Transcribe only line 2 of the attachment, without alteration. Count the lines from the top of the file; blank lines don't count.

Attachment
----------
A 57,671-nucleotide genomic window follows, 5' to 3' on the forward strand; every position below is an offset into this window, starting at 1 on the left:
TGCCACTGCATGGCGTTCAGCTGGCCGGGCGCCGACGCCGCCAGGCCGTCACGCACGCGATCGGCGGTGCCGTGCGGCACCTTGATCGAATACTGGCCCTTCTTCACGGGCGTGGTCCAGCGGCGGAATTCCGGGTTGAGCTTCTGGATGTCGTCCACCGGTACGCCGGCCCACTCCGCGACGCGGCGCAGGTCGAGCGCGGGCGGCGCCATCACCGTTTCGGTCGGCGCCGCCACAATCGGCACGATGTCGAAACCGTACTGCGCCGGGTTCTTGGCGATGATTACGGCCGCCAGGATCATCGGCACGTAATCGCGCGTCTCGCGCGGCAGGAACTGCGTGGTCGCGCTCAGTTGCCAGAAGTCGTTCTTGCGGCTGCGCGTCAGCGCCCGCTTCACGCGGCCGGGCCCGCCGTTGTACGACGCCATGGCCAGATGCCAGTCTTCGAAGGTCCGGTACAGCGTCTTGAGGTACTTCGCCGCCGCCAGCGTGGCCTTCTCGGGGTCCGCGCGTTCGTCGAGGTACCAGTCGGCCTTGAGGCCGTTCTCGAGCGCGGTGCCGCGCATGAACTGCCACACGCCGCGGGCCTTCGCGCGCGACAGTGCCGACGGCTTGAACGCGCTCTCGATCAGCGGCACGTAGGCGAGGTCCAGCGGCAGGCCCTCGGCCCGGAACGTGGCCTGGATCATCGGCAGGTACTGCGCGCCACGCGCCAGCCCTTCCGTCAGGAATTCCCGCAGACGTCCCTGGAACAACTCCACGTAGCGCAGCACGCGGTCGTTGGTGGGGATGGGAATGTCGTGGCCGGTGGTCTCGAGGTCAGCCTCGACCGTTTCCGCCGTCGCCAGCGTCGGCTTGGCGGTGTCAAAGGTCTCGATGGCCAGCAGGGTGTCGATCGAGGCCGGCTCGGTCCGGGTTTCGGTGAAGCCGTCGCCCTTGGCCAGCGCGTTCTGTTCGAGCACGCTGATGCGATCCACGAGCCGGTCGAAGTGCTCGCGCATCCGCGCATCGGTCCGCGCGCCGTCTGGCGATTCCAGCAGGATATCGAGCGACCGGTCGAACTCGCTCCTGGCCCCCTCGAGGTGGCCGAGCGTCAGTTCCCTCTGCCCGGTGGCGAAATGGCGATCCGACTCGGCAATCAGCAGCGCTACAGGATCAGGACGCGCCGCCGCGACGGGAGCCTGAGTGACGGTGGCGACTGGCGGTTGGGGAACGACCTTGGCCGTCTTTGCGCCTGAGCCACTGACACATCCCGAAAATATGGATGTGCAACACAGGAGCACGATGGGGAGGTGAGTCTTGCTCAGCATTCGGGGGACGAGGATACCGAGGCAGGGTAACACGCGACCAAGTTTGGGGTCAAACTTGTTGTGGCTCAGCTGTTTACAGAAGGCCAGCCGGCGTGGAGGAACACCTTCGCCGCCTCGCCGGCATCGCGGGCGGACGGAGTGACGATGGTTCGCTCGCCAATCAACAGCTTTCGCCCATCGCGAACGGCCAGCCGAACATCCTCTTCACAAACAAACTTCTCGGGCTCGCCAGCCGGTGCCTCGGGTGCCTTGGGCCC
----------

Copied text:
TGCCACTGCATGGCGTTCAGCTGGCCGGGCGCCGACGCCGCCAGGCCGTCACGCACGCGATCGGCGGTGCCGTGCGGCACCTTGATCGAATACTGGCCCTTCTTCACGGGCGTGGTCCAGCGGCGGAATTCCGGGTTGAGCTTCTGGATGTCGTCCACCGGTACGCCGGCCCACTCCGCGACGCGGCGCAGGTCGAGCGCGGGCGGCGCCATCACCGTTTCGGTCGGCGCCGCCACAATCGGCACGATGTCGAAACCGTACTGCGCCGGGTTCTTGGCGATGATTACGGCCGCCAGGATCATCGGCACGTAATCGCGCGTCTCGCGCGGCAGGAACTGCGTGGTCGCGCTCAGTTGCCAGAAGTCGTTCTTGCGGCTGCGCGTCAGCGCCCGCTTCACGCGGCCGGGCCCGCCGTTGTACGACGCCATGGCCAGATGCCAGTCTTCGAAGGTCCGGTACAGCGTCTTGAGGTACTTCGCCGCCGCCAGCGTGGCCTTCTCGGGGTCCGCGCGTTCGTCGAGGTACCAGTCGGCCTTGAGGCCGTTCTCGAGCGCGGTGCCGCGCATGAACTGCCACACGCCGCGGGCCTTCGCGCGCGACAGTGCCGACGGCTTGAACGCGCTCTCGATCAGCGGCACGTAGGCGAGGTCCAGCGGCAGGCCCTCGGCCCGGAACGTGGCCTGGATCATCGGCAGGTACTGCGCGCCACGCGCCAGCCCTTCCGTCAGGAATTCCCGCAGACGTCCCTGGAACAACTCCACGTAGCGCAGCACGCGGTCGTTGGTGGGGATGGGAATGTCGTGGCCGGTGGTCTCGAGGTCAGCCTCGACCGTTTCCGCCGTCGCCAGCGTCGGCTTGGCGGTGTCAAAGGTCTCGATGGCCAGCAGGGTGTCGATCGAGGCCGGCTCGGTCCGGGTTTCGGTGAAGCCGTCGCCCTTGGCCAGCGCGTTCTGTTCGAGCACGCTGATGCGATCCACGAGCCGGTCGAAGTGCTCGCGCATCCGCGCATCGGTCCGCGCGCCGTCTGGCGATTCCAGCAGGATATCGAGCGACCGGTCGAACTCGCTCCTGGCCCCCTCGAGGTGGCCGAGCGTCAGTTCCCTCTGCCCGGTGGCGAAATGGCGATCCGACTCGGCAATCAGCAGCGCTACAGGATCAGGACGCGCCGCCGCGACGGGAGCCTGAGTGACGGTGGCGACTGGCGGTTGGGGAACGACCTTGGCCGTCTTTGCGCCTGAGCCACTGACACATCCCGAAAATATGGATGTGCAACACAGGAGCACGATGGGGAGGTGAGTCTTGCTCAGCATTCGGGGGACGAGGATACCGAGGCAGGGTAACACGCGACCAAGTTTGGGGTCAAACTTGTTGTGGCTCAGCTGTTTACAGAAGGCCAGCCGGCGTGGAGGAACACCTTCGCCGCCTCGCCGGCATCGCGGGCGGACGGAGTGACGATGGTTCGCTCGCCAATCAACAGCTTTCGCCCATCGCGAACGGCCAGCCGAACATCCTCTTCACAAACAAACTTCTCGGGCTCGCCAGCCGGTGCCTCGGGTGCCTTGGGCCC